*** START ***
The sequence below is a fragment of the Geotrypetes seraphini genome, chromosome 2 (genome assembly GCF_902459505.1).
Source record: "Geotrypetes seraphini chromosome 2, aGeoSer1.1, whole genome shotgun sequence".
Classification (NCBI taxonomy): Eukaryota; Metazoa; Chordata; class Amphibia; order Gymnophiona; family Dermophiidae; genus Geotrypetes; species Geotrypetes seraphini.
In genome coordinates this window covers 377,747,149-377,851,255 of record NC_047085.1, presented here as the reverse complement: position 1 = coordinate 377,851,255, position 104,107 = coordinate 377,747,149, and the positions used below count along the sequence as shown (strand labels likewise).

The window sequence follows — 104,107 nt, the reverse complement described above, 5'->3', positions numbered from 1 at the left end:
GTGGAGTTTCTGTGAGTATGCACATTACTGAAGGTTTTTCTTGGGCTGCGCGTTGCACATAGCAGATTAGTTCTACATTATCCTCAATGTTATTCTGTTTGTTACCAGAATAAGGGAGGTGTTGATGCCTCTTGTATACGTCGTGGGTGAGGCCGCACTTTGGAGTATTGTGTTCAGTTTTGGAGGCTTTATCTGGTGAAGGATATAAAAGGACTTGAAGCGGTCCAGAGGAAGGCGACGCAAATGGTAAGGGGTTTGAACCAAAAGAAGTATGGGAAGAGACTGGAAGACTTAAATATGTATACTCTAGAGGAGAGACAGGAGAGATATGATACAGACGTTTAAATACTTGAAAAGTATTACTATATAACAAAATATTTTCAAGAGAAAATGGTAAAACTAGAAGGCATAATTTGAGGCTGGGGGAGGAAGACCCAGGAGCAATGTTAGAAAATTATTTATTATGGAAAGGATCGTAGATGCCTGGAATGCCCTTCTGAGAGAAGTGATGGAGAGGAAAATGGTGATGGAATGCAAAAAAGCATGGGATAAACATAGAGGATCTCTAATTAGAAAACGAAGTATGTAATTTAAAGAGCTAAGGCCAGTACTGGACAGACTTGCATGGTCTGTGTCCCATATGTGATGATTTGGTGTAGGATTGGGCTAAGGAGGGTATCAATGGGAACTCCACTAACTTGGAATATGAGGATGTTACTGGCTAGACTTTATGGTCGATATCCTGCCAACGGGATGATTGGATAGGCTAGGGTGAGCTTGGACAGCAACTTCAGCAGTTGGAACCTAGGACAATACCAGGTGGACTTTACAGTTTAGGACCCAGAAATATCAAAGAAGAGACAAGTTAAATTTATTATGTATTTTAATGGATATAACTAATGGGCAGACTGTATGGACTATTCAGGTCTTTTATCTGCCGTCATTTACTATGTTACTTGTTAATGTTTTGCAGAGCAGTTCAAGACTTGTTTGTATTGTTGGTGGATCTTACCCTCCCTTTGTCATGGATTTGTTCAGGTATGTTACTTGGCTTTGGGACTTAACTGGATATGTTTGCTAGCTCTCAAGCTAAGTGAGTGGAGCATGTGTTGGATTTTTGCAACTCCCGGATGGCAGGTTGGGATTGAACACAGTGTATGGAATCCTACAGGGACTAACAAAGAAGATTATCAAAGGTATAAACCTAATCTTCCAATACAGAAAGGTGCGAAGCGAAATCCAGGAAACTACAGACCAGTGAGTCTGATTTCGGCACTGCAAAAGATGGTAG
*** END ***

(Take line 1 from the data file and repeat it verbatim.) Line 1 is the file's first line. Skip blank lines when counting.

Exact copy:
The sequence below is a fragment of the Geotrypetes seraphini genome, chromosome 2 (genome assembly GCF_902459505.1).